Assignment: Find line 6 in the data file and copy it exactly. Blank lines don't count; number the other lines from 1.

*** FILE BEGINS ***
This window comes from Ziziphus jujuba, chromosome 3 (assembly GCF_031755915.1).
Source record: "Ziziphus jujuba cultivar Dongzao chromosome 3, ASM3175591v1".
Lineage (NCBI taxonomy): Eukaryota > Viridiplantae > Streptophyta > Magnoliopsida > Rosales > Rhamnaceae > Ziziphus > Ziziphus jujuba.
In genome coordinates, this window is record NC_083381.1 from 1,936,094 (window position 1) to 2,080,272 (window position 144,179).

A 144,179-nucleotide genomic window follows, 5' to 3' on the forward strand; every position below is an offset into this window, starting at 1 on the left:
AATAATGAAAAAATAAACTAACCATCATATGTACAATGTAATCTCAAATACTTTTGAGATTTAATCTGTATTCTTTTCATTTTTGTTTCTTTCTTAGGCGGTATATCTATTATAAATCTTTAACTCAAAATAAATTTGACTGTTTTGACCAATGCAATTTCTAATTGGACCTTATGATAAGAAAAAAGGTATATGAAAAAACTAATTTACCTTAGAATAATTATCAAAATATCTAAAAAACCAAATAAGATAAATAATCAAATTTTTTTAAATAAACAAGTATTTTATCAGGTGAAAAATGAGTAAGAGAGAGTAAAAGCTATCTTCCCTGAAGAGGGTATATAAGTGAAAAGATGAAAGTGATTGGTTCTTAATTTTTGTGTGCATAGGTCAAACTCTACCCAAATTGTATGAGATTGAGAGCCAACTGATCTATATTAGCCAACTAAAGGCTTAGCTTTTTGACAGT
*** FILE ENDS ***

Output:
AATAATGAAAAAATAAACTAACCATCATATGTACAATGTAATCTCAAATACTTTTGAGATTTAATCTGTATTCTTTTCATTTTTGTTTCTTTCTTAGGCGGTATATCTATTATAAATCTTTAACTCAAAATAAATTTGACTGTTTTGACCAATGCAATTTCTAATTGGACCTTATGATAAGAAAAAAGGTATATGAAAAAACTAATTTACCTTAGAATAATTATCAAAATATCTAAAAAACCAAATAAGATAAATAATCAAATTTTTTTAAATAAACAAGTATTTTATCAGGTGAAAAATGAGTAAGAGAGAGTAAAAGCTATCTTCCCTGAAGAGGGTATATAAGTGAAAAGATGAAAGTGATTGGTTCTTAATTTTTGTGTGCATAGGTCAAACTCTACCCAAATTGTATGAGATTGAGAGCCAACTGATCTATATTAGCCAACTAAAGGCTTAGCTTTTTGACAGT